Asian-American community calls for recognition of Detroit’s former Chinatown district

By: - August 1, 2023 10:16 am

James Lee, who was born in the area, would like to see the site reflect Asian American heritage in some form or fashion. | Ken Coleman

Detroit’s Asian-American community and allies on Monday urged the city of Detroit and Olympia Development of Michigan to work with them to create a visual presence that recognizes the former Chinatown district after a building there was demolished.

State Sen. Stephanie Chang (D-Detroit), Detroit City Council Member Gabrielle Santiago-Romero and the group Rising Voices issued the call after the demolition of a building located at 3143 Cass Ave., which was owned by Olympia Development of Michigan. 

“There are so many possibilities of what can happen here whether it is an art exhibit or some kind of community center or something that recognizes our history,” Chang said during a news conference. 

Members of the Association of Chinese Americans and American Citizens for Justice also attended the news conference.

Chang told the Advance that she plans to be part of a group that will develop an idea to preserve the history of the building and present it to Olympia Development of Michigan, which is operated by the Ilitch family, owners of the Detroit Red Wings and Detroit Tigers. 


In recent years, the area has been redeveloped and many parcels there are owned by the Ilitch family. An email to Olympia Development of Michigan was not returned. 

The building that was constructed in 1883, had been vacant for years and was cited for demolition by the Detroit City Council in 2018.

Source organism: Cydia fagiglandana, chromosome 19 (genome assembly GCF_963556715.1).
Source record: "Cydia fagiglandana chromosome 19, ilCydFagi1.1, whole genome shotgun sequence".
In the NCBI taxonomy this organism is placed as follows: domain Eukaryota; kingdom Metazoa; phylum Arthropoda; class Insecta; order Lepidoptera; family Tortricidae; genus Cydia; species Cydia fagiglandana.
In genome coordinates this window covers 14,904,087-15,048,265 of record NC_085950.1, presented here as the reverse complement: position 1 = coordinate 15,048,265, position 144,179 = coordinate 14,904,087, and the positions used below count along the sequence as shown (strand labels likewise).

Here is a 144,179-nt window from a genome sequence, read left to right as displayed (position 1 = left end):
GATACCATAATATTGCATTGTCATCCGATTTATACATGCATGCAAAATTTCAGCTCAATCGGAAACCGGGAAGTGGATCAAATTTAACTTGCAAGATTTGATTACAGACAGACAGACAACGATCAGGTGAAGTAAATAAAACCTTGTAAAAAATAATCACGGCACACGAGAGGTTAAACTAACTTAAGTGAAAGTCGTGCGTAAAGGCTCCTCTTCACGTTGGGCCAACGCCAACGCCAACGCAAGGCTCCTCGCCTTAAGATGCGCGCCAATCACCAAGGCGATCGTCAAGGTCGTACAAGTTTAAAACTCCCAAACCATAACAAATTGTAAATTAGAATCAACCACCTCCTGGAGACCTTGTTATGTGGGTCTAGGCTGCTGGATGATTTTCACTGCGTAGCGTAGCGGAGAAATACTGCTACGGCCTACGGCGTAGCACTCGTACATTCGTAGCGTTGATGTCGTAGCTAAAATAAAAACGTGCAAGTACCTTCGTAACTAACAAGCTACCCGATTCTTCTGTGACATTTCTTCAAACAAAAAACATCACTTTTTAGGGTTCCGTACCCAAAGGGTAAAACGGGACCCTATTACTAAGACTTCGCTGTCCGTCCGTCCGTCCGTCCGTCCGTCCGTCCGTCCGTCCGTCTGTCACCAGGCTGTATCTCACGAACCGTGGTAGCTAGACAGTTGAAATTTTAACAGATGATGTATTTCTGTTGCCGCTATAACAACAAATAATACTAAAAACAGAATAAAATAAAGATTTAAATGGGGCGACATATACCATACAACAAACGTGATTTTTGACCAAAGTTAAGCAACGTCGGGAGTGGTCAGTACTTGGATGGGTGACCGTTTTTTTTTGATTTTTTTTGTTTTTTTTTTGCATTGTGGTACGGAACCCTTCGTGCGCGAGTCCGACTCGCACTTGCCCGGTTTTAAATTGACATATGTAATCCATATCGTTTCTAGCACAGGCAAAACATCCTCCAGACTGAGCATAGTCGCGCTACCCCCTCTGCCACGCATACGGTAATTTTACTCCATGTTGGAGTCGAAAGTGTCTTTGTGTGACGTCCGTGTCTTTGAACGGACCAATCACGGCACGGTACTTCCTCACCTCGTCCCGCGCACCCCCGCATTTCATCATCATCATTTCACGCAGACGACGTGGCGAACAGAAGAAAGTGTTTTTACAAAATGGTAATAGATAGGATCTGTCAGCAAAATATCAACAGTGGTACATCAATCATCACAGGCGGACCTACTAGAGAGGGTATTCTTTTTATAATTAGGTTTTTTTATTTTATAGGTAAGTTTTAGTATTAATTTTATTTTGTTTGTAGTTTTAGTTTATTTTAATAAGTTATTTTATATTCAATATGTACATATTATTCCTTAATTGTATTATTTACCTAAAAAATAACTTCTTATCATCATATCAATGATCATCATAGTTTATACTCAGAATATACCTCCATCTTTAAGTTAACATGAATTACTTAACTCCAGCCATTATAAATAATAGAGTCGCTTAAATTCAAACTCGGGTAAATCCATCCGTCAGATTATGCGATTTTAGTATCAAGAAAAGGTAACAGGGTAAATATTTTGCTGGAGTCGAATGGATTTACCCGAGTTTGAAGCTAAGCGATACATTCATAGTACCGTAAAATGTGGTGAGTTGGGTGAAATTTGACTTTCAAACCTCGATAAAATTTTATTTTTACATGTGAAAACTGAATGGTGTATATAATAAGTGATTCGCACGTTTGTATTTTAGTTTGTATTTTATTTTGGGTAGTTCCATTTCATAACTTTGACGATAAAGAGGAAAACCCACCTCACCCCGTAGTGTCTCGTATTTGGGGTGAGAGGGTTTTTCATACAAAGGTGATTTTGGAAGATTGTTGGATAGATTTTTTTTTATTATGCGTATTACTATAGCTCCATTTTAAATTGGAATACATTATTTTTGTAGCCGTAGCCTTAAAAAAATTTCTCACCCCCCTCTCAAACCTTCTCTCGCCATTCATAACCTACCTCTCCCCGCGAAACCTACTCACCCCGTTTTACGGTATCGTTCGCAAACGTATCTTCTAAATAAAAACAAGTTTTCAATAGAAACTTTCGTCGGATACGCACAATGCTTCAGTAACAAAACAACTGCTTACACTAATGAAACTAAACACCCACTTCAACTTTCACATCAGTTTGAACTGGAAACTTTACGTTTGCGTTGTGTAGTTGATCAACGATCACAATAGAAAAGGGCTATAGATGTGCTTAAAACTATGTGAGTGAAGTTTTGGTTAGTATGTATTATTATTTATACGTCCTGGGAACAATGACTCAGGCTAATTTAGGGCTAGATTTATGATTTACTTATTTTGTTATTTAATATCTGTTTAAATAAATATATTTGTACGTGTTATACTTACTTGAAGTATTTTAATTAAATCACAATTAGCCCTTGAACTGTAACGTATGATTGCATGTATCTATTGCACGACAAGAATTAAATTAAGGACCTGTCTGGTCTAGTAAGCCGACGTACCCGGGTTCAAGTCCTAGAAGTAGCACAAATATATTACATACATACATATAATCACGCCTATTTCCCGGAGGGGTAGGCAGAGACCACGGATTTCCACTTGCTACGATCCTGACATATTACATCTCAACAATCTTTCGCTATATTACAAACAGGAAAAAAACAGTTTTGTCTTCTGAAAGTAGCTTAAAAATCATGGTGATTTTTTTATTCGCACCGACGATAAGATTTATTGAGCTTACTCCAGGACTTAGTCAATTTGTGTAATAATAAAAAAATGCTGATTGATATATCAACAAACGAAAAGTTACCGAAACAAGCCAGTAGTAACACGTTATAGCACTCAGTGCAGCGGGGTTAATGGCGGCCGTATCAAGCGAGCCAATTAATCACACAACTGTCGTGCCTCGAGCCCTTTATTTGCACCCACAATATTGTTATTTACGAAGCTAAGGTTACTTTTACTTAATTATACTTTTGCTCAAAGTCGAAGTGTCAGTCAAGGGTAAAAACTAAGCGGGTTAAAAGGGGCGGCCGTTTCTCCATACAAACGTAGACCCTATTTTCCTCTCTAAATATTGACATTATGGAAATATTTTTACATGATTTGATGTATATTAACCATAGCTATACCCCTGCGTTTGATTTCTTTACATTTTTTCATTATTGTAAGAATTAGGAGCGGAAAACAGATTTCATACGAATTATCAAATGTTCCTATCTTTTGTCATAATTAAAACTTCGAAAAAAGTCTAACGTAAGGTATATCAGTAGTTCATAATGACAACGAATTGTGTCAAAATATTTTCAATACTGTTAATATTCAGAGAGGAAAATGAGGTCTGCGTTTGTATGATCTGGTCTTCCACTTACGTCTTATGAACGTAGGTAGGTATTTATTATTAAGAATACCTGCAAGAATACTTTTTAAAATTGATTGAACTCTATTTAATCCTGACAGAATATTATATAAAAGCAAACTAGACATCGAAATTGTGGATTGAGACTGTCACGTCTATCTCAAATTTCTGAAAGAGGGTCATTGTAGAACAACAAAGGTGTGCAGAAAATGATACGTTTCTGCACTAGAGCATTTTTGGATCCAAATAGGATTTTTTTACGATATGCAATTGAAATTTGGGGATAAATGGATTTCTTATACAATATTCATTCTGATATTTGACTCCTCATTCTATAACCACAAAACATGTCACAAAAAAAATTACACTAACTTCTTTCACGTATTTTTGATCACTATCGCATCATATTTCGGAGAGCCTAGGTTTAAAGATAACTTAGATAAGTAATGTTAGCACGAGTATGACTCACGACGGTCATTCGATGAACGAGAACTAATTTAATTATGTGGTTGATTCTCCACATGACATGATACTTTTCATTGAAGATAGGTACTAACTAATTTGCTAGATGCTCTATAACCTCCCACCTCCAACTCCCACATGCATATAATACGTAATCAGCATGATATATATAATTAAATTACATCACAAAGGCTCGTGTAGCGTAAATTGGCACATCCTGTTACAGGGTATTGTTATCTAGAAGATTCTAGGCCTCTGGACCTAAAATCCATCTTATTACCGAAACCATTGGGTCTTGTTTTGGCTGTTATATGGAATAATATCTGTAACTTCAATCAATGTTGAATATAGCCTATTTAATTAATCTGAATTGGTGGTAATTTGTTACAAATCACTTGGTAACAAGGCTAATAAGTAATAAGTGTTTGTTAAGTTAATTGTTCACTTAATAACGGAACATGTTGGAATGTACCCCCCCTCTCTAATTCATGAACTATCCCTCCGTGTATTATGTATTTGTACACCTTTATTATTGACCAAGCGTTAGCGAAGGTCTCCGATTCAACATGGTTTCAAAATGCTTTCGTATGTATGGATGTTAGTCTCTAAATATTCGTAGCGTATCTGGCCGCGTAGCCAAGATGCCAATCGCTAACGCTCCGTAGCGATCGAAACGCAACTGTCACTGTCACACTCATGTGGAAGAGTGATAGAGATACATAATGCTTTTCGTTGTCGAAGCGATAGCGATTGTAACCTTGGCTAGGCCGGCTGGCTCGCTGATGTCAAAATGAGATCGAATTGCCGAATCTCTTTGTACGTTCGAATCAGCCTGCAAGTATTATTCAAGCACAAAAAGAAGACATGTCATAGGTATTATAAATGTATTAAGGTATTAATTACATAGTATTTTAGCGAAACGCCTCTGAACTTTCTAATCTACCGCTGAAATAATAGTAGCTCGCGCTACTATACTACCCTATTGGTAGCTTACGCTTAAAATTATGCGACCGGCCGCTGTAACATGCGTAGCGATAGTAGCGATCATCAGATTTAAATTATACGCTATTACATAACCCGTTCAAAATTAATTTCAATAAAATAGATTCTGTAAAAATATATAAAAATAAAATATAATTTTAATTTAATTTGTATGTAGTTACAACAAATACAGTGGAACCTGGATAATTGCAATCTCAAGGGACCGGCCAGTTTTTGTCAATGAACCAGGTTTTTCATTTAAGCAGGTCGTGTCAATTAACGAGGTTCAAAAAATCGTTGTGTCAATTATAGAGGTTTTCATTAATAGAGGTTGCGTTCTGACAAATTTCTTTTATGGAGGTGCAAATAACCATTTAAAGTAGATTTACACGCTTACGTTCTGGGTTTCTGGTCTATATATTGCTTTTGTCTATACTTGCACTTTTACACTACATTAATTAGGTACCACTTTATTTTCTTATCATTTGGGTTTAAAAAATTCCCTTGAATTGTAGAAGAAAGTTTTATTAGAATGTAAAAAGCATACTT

A unanimous vote by the Detroit City Council on July 25 had delayed the demolition. The nine-member body wanted to allow for review by the city’s historical advisory board. However, the city’s corporation counsel allowed the demolition to go ahead. 

James Lee’s late grandparents owned Shanghai Cafe, a restaurant that operated out of the building beginning in the 1940s. Lee, who was born in the area, would like to see the site reflect Asian-American heritage in some form or fashion. 

“A historical review of the building has not been done. I believe that’s the first thing that we need to do to find the truth,” Lee said.  


Our stories may be republished online or in print under Creative Commons license CC BY-NC-ND 4.0. We ask that you edit only for style or to shorten, provide proper attribution and link to our web site. Please see our republishing guidelines for use of photos and graphics.

Ken Coleman
Ken Coleman

Ken Coleman writes about Southeast Michigan, history and civil rights. He is a former Michigan Chronicle senior editor and served as the American Black Journal segment host on Detroit Public Television. He has written and published four books on Black life in Detroit.